2013 Gift Tax Rules In The U.S.
When discussing 2013 Gift Tax Rules, the most basic information to understand when you have gift tax questions is what the gift tax rates are and under what circumstances gift taxes have to be paid - and what the gift tax limits are when you receive a tax free gift.
The person giving the gift is usually the one to pay the gift tax.
However, there are situations within the Gift Tax Rules where a tax accountant or tax attorney may be able to figure out how to have the person receiving the gift (with the recipient's agreement) pay the Gift Tax.
Check it out thoroughly with your TAX PRO!
"Question: I understand that Congress is considering a so-called 'flat' tax system. How would this work?" Answer: If Congress were to pass a 'flat' tax, you'd simply pay a fixed percentage of your income, and you wouldn't have to fill out any complicated forms, and there would be no loopholes for politically connected groups, and normal people would actually understand the tax laws, and giant talking broccoli stalks would come around and mow your lawn for free, because Congress is NOT going to pass a flat tax, you pathetic fool." ~Dave Barry (www.QuoteGarden.com)
The good news on the Gift Tax Rules is that you can give and/or receive a considerable gift in the form of money or property from/to lots of other people -- every year -- without there being federal taxes due on it! There is no limit on how many people one person can give gifts to.
What is even better is that you can be the giver or receiver of a considerable gift in the form of good old fashioned cash (money) or property -- and it can be to or from the same person every year
-- without there being federal taxes due on it!
This is due to something called "exclusions."
Some people call them exemptions (more on this subject later) and all of this is explained with the Gift Tax Rules.
The bad news is that there is a limit to what the IRS considers to be considerable! Heck, surely there will be those of you who do not agree the amounts are considerable at all!
Actually, the IRS considers "any" gift to be a taxable gift albeit with the exemptions but you can be sure that once you go beyond your exemptions, Uncle Sam wants his tax revenue!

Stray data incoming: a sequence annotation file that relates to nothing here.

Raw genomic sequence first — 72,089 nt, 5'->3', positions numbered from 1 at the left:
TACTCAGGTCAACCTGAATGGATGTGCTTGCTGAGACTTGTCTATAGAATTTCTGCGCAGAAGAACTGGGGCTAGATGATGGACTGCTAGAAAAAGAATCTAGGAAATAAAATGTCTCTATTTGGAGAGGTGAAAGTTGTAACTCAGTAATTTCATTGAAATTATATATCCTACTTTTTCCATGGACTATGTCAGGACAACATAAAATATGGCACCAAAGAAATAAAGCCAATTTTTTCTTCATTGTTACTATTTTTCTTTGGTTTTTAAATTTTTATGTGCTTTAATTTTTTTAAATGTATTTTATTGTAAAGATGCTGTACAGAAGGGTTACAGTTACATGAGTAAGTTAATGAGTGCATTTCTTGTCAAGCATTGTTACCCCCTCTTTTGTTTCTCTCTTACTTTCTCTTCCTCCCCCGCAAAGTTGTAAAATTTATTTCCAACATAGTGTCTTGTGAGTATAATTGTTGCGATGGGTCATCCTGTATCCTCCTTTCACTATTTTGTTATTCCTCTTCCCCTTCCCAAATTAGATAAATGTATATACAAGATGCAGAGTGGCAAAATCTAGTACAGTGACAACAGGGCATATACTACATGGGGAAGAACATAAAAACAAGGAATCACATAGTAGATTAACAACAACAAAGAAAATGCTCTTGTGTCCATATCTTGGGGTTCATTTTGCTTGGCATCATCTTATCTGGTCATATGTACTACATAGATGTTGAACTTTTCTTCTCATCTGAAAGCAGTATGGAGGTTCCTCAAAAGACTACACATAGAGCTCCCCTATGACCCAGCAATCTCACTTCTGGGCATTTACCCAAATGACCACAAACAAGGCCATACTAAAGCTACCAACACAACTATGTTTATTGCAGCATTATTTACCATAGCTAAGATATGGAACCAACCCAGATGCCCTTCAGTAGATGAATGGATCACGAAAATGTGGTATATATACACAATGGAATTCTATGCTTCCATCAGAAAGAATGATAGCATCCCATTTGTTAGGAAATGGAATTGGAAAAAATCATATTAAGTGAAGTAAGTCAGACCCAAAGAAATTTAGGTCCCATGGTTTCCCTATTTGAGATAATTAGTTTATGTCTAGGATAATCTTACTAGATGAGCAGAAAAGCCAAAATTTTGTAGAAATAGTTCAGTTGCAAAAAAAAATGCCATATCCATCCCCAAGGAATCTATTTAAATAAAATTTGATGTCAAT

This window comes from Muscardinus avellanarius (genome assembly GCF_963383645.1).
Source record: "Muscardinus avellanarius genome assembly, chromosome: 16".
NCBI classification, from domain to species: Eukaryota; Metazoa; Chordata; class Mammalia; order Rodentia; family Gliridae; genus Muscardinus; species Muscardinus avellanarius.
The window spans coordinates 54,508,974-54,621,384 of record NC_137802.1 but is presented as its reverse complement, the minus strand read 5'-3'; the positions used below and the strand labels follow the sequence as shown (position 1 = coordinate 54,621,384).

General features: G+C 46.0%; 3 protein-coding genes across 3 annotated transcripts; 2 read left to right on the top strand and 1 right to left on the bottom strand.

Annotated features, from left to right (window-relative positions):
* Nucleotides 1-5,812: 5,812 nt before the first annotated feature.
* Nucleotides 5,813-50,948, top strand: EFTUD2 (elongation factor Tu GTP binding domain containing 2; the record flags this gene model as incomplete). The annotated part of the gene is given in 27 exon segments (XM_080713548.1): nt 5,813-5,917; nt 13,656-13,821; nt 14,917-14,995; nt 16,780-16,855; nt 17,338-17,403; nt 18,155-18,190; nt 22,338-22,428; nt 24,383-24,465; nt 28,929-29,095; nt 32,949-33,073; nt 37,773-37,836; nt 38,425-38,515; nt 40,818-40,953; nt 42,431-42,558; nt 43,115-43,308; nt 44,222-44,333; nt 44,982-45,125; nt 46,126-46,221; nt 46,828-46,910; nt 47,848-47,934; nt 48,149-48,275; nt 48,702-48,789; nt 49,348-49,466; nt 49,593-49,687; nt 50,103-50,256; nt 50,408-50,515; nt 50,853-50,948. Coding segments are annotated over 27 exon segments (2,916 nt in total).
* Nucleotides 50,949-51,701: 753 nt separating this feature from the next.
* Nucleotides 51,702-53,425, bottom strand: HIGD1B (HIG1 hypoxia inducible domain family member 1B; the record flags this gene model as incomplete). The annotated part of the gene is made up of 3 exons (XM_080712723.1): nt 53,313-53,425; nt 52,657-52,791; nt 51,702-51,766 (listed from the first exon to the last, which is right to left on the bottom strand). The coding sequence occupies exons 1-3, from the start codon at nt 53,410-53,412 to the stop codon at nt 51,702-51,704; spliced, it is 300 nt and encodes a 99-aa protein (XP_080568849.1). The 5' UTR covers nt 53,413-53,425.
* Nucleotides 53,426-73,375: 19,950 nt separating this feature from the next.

And remember, when a man wants his money, he usually gets it - especially when that man is Uncle Sam!!!
ANNUAL EXCLUSION AMOUNT
For gifts given in 2013, the giver can give up to $14,000 without having to file a Gift Tax Return. This amount has been in effect since January 1, 2013. So (and by the way, this part isn't bad; it's good again), until the current gift tax rules change, if you had 10 kids and 20 grand-babies, if you wanted to, you could give every one of them up to $14,000 - every year (that's $420,000.00 for those of you keeping score at home) - without having to even file a Gift Tax Return. When you die, none of that money you gave away every year would be part of your potentially taxable estate.
LIFETIME EXCLUSION AMOUNT
There is something called a "Unified Credit," which can be used over your lifetime to reduce or even eliminate any gift tax that may be due from one year to the next. However, you should know that the Unified Credit can also be used to reduce your estate tax if you were to inherit a taxable estate at some point.
Thus, any amount of the Unified Credit used to reduce or eliminate a gift tax in one year will reduce the amount of that credit available to you to use against estate taxes later.
Starting in tax year 2011, the unified credit that could be applied to "Gift Taxes" was $1,730,800 (exempting $5 million from tax)and it increased again in 2012 to $1,772,800 (exempting $5,120,000 million from tax). For 2013, the unified credit that can be applied to "Gift Taxes" is $2,045,800 (exempting $5,250,000 from tax)
When To File A Federal Gift Tax Form (Form 709)
- Educational: Educational expenses that you pay for another person.
- Medical: Medical expenses that you pay for another person.
- Political: Gifts given to a political organization for its use.
- Spousal: Gifts given to your spouse.
As part of the Gift Tax Rules, the Gift Tax Rate and available gift tax exclusions change every year. To see the what those are for each year, go to the IRS site, which we link to below.
Federal gift taxes must be filed on a calendar year basis, which means that for each year you made reportable gifts, you need to file one return using that year's form. You would simply list all gifts you are reporting made during the calendar year on one Form 709. This means, you must file a separate return for each calendar year a reportable gift is given (for example, a gift given in 2012 must be reported on a 2012 Form 709). Do not file more than one Form 709 for any one calendar year.
The GST (Generation Skipping Transfer) Tax
While we're not going to get in to the weeds on this one, the Generation-Skipping Transfer Tax, or GST, originated as part of The 1976 Tax Reform Act.
Taxes imposed here go after transfers of property or income that are part of trusts or direct transfers, which have beneficiaries more than one generation below that of the transfer-or.
While there are some exemptions, this tax is imposed when there is a termination by death of an interest in property, or a taxable distribution or direct skip.
Return from Gift Tax Rules to Easy-TAX-Information Home Page
Click Here For Gift Tax Return Form 709
For United States Gift (and Generation-Skipping Transfer) Tax Return Form 709 -- for years 2006 through 2009.
Within the Gift Tax Rules we've discussed here, we've provided the most basic information you might be interested in and we hope we have answered most of your Gift Tax Questions. For more detailed information or anything more complicated than what is covered here, check with your Tax Attorney and/or Accountant and you can
click here to go to the IRS website for more info on Gift Taxes.